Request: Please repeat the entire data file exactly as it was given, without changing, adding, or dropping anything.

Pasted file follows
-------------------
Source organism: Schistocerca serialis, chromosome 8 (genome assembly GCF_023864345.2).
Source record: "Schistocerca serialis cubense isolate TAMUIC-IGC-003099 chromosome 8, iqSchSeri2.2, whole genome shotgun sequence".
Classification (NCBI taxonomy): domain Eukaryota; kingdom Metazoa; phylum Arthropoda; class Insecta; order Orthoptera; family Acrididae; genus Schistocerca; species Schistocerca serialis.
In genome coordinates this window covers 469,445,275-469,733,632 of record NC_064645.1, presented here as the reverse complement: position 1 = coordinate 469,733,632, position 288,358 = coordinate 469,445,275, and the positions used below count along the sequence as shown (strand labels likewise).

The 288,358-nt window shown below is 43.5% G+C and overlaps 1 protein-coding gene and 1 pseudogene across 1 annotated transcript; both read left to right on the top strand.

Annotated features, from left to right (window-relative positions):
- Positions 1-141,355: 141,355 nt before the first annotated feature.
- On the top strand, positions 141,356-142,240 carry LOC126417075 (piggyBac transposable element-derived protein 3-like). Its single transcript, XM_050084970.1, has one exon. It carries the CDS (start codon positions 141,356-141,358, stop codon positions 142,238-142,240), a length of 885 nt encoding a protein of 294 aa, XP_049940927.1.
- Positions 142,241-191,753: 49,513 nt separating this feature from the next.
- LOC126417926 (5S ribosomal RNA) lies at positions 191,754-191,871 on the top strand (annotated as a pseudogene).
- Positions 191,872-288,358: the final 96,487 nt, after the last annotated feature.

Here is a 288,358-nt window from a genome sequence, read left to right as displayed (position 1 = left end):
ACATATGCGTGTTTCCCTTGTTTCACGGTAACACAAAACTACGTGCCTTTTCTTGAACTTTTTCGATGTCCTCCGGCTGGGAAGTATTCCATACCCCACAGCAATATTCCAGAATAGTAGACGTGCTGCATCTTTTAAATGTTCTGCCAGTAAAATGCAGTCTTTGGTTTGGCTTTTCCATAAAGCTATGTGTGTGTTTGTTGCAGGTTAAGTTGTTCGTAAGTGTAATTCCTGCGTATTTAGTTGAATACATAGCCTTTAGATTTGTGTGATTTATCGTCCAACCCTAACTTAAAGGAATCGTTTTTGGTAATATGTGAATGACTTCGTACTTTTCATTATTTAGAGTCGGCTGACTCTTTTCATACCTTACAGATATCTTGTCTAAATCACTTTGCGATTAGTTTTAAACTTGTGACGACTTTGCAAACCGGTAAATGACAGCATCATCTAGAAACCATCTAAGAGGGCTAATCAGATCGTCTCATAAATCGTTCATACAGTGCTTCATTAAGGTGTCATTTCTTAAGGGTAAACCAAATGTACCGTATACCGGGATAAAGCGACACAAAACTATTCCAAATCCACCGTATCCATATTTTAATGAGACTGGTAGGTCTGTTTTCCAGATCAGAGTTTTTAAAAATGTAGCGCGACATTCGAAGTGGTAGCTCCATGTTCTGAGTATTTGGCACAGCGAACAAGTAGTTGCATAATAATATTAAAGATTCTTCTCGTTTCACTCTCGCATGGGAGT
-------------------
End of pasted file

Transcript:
Source organism: Schistocerca serialis, chromosome 8 (genome assembly GCF_023864345.2).
Source record: "Schistocerca serialis cubense isolate TAMUIC-IGC-003099 chromosome 8, iqSchSeri2.2, whole genome shotgun sequence".
Classification (NCBI taxonomy): domain Eukaryota; kingdom Metazoa; phylum Arthropoda; class Insecta; order Orthoptera; family Acrididae; genus Schistocerca; species Schistocerca serialis.
In genome coordinates this window covers 469,445,275-469,733,632 of record NC_064645.1, presented here as the reverse complement: position 1 = coordinate 469,733,632, position 288,358 = coordinate 469,445,275, and the positions used below count along the sequence as shown (strand labels likewise).

The 288,358-nt window shown below is 43.5% G+C and overlaps 1 protein-coding gene and 1 pseudogene across 1 annotated transcript; both read left to right on the top strand.

Annotated features, from left to right (window-relative positions):
- Positions 1-141,355: 141,355 nt before the first annotated feature.
- On the top strand, positions 141,356-142,240 carry LOC126417075 (piggyBac transposable element-derived protein 3-like). Its single transcript, XM_050084970.1, has one exon. It carries the CDS (start codon positions 141,356-141,358, stop codon positions 142,238-142,240), a length of 885 nt encoding a protein of 294 aa, XP_049940927.1.
- Positions 142,241-191,753: 49,513 nt separating this feature from the next.
- LOC126417926 (5S ribosomal RNA) lies at positions 191,754-191,871 on the top strand (annotated as a pseudogene).
- Positions 191,872-288,358: the final 96,487 nt, after the last annotated feature.

Here is a 288,358-nt window from a genome sequence, read left to right as displayed (position 1 = left end):
ACATATGCGTGTTTCCCTTGTTTCACGGTAACACAAAACTACGTGCCTTTTCTTGAACTTTTTCGATGTCCTCCGGCTGGGAAGTATTCCATACCCCACAGCAATATTCCAGAATAGTAGACGTGCTGCATCTTTTAAATGTTCTGCCAGTAAAATGCAGTCTTTGGTTTGGCTTTTCCATAAAGCTATGTGTGTGTTTGTTGCAGGTTAAGTTGTTCGTAAGTGTAATTCCTGCGTATTTAGTTGAATACATAGCCTTTAGATTTGTGTGATTTATCGTCCAACCCTAACTTAAAGGAATCGTTTTTGGTAATATGTGAATGACTTCGTACTTTTCATTATTTAGAGTCGGCTGACTCTTTTCATACCTTACAGATATCTTGTCTAAATCACTTTGCGATTAGTTTTAAACTTGTGACGACTTTGCAAACCGGTAAATGACAGCATCATCTAGAAACCATCTAAGAGGGCTAATCAGATCGTCTCATAAATCGTTCATACAGTGCTTCATTAAGGTGTCATTTCTTAAGGGTAAACCAAATGTACCGTATACCGGGATAAAGCGACACAAAACTATTCCAAATCCACCGTATCCATATTTTAATGAGACTGGTAGGTCTGTTTTCCAGATCAGAGTTTTTAAAAATGTAGCGCGACATTCGAAGTGGTAGCTCCATGTTCTGAGTATTTGGCACAGCGAACAAGTAGTTGCATAATAATATTAAAGATTCTTCTCGTTTCACTCTCGCATGGGAGT